The Pro-Life Campaign will work enthusiastically in support of the proposal over the coming weeks. We will try to play our part in ensuring there is a calm and informed debate and that the effort to clarify the legal situation is matched by a determined effort to put in place the necessary resources to create a more supportive environment for expectant mothers and their unborn children.


No


The Alliance for a No Vote



For years, politicians have been exporting the issue of abortion. Every year 7,000 Irish women - 19 every day - go to England to terminate their pregnancies. In the Dáil debate on this referendum Fianna Fáil TD Noel Ahern said that if his daughter was suicidal due to a crisis pregnancy he would be on the plane with her. For women without his money, the price of an abortion in England is difficult to get hold of - and sometimes impossible. In this referendum, the government's attitude is once again 'Out of sight, out of mind'.

The Progressive Democrats are particularly hypocritical. In 1992 Mary Harney called for abortion to be made available in Ireland in cases of rape, incest, risk of suicide and danger to the woman's health. "In this debate, as in many others," she said, "we will continue to export our problem to Britain. Once again, Britain will provide a solution to an Irish problem." In the same year Michael McDowell said that reversing the 'X' case was "a euphemism for tilting the scales of justice so as to force Irish women (including rape victims) to carry a real and substantial risk". McDowell has now drafted a proposal to do just that. And now that she's in government - Harney supports it.

The government need telling loud and clear: We don't want to be the kind of society that denies suicidal women the choice of abortion.

Women need more choice, not less.


The Alliance for a No Vote held a Press Conference on Wednesday, 13 February to mark the tenth anniversary of the 'X' case and to launch their Five Reasons to Vote NO campaign. Cherish, Well Woman and Women's Aid joined the ANV in their condemnation of the government's Referendum. All three organisations, including the National Women's Council and the Dublin Council of Trade Unions, endorsed the ANV's five reasons to Vote No.

Karen Kiernan of Cherish, speaking out against the Referendum said: "By voting No the Irish people will be protecting a woman's life who is suicidal because she is pregnant."

The National Women's Council supported the ANV's call for a No vote said in a statement: "Because we never again want to see a girl or a woman before the High Court with a crisis pregnancy, we urge everyone to vote No to this proposed Bill."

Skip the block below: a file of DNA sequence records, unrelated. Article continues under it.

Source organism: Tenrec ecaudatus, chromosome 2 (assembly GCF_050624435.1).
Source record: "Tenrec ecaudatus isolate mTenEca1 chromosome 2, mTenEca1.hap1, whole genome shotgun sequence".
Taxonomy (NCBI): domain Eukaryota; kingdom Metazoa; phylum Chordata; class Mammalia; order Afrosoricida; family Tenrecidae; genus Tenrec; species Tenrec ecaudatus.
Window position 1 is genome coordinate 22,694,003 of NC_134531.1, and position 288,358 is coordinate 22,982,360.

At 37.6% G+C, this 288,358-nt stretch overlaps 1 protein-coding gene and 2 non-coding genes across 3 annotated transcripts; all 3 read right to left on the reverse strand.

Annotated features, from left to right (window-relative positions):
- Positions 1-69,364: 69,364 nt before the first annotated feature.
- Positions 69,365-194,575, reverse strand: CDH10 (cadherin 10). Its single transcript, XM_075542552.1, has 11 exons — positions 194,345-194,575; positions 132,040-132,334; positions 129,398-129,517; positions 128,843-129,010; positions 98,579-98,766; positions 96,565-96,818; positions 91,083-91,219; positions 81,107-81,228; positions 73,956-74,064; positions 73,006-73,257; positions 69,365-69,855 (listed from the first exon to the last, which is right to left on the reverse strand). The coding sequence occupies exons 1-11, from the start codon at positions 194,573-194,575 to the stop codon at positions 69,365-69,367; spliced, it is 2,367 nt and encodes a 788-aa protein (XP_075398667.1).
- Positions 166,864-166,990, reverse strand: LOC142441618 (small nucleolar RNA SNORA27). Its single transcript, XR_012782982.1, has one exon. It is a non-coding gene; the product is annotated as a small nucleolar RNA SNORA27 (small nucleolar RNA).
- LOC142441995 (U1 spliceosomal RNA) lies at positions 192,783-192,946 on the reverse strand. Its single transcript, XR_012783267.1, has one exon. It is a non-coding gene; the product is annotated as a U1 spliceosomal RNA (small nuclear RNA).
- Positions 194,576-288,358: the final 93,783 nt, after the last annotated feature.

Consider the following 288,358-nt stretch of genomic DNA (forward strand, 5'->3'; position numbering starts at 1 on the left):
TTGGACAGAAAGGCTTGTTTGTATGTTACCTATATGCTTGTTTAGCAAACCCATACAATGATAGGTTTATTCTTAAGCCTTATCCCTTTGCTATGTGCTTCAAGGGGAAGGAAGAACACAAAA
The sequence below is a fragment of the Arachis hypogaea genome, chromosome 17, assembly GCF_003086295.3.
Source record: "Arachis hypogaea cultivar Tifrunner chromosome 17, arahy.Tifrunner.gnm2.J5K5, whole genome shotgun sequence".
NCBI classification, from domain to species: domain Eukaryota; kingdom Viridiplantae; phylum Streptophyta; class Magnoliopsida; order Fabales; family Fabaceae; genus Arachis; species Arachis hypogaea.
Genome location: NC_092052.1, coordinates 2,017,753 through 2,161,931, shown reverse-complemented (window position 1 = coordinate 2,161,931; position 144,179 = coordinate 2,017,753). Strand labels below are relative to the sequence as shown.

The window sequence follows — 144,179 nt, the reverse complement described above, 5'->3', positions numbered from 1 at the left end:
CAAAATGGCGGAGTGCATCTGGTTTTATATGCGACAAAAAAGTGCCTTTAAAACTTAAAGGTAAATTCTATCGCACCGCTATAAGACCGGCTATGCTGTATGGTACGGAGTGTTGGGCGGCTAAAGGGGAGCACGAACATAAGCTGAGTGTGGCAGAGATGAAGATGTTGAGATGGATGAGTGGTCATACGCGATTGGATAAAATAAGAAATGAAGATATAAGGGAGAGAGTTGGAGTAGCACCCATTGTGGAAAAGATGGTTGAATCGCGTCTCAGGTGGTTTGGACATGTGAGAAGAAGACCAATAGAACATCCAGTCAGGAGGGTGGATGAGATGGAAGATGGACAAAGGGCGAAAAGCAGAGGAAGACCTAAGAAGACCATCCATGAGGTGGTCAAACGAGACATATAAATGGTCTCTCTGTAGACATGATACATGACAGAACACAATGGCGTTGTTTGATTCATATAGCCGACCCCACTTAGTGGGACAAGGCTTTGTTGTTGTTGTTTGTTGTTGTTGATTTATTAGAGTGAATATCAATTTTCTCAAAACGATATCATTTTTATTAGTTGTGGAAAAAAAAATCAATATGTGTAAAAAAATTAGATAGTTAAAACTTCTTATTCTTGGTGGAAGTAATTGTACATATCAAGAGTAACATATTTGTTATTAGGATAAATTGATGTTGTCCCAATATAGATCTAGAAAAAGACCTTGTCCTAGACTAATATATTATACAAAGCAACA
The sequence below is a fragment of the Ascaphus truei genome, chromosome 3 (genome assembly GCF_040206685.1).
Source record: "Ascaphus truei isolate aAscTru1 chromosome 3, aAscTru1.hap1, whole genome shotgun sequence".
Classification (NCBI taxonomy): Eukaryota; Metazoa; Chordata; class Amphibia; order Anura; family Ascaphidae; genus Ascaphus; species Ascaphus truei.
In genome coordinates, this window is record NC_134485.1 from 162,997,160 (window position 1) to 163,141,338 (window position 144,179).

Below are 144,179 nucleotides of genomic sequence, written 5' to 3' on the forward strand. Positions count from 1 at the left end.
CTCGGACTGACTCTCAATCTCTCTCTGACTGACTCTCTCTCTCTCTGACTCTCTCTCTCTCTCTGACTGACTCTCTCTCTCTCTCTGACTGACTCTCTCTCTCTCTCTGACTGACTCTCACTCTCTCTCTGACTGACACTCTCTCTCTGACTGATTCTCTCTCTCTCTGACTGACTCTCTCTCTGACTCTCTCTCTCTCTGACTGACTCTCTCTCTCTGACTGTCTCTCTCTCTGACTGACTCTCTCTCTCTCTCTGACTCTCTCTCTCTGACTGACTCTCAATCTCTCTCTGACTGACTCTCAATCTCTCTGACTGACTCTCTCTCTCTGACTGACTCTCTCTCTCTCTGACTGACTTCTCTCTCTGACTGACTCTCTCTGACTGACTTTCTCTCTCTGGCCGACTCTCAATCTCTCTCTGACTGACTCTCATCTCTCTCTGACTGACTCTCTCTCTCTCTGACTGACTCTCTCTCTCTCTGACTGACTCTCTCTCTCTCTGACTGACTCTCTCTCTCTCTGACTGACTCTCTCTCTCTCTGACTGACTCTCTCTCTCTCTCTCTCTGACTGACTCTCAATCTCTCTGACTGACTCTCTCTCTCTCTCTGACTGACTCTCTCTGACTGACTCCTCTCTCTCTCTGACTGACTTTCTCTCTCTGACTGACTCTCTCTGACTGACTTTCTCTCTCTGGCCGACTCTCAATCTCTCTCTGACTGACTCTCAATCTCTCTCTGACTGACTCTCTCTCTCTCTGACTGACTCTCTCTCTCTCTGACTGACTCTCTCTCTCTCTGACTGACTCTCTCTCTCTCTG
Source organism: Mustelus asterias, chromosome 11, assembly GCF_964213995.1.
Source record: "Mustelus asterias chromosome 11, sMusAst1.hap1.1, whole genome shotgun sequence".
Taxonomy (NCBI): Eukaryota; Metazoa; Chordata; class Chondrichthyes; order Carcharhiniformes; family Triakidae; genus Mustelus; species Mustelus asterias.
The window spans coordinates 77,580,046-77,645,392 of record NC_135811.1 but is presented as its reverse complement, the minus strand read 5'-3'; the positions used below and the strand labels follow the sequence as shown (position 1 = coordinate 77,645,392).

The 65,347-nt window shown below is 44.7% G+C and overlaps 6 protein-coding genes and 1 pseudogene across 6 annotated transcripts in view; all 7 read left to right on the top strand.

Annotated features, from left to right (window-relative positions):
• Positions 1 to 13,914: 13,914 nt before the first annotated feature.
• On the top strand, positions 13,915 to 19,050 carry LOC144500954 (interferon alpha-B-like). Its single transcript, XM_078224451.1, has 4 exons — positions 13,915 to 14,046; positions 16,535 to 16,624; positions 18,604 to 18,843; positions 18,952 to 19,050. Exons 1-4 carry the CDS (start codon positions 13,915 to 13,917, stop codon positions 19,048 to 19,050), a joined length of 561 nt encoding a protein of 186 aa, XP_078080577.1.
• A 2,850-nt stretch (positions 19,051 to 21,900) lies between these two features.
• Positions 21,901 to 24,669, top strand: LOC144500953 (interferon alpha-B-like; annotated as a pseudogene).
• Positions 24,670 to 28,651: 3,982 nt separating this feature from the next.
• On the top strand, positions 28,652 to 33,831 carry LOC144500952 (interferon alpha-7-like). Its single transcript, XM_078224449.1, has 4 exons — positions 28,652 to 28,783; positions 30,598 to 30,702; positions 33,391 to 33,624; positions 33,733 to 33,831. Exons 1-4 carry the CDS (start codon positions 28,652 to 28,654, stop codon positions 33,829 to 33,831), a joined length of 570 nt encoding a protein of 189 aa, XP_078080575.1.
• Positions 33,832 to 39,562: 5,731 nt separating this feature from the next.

Spokeswoman for the Alliance for a No Vote, Cathleen O'Neill, added: "Bertie Ahern is giving false assurances to women by saying that this Referendum will protect the morning-after pill and IUD. The Referendum gives no explicit protection and will leave the morning-after pill and IUD open to legal challenge. The judicial review of the morning-after pill by SPUC in Britain shows exactly what could happen.

The only thing this Referendum will do is endanger the lives and health of Irish women. We call on all Irish women's, social, community and voluntary organisations to join our call for a No vote."


Five Reasons to Vote No



This Referendum will deny women who are suicidal as a result of a crisis pregnancy the right to have an abortion in Ireland. The 'x' case of 1992 - allowing a suicidal rape victim to have an abortion - will be overturned.


This Referendum will criminalise women who try to perform an abortion on themselves - and anybody who helps a woman get an abortion in Ireland. They will face twelve years in prison.


This Referendum will restrict existing medical practice by preventing doctors perform life-saving terminations, which will only be allowed: in a limited number of 'approved places' where there is an immediate risk the woman may die with no provision for emergencies


This Referendum will not protect the morning-after pill or the IUD from legal challenge


This Referendum will endanger the lives of women and girls by denying Health Boards the power to take a suicidal rape victim, like the girl in the 1997 'C' case, abroad for an abortion.

The Mother and Child Campaign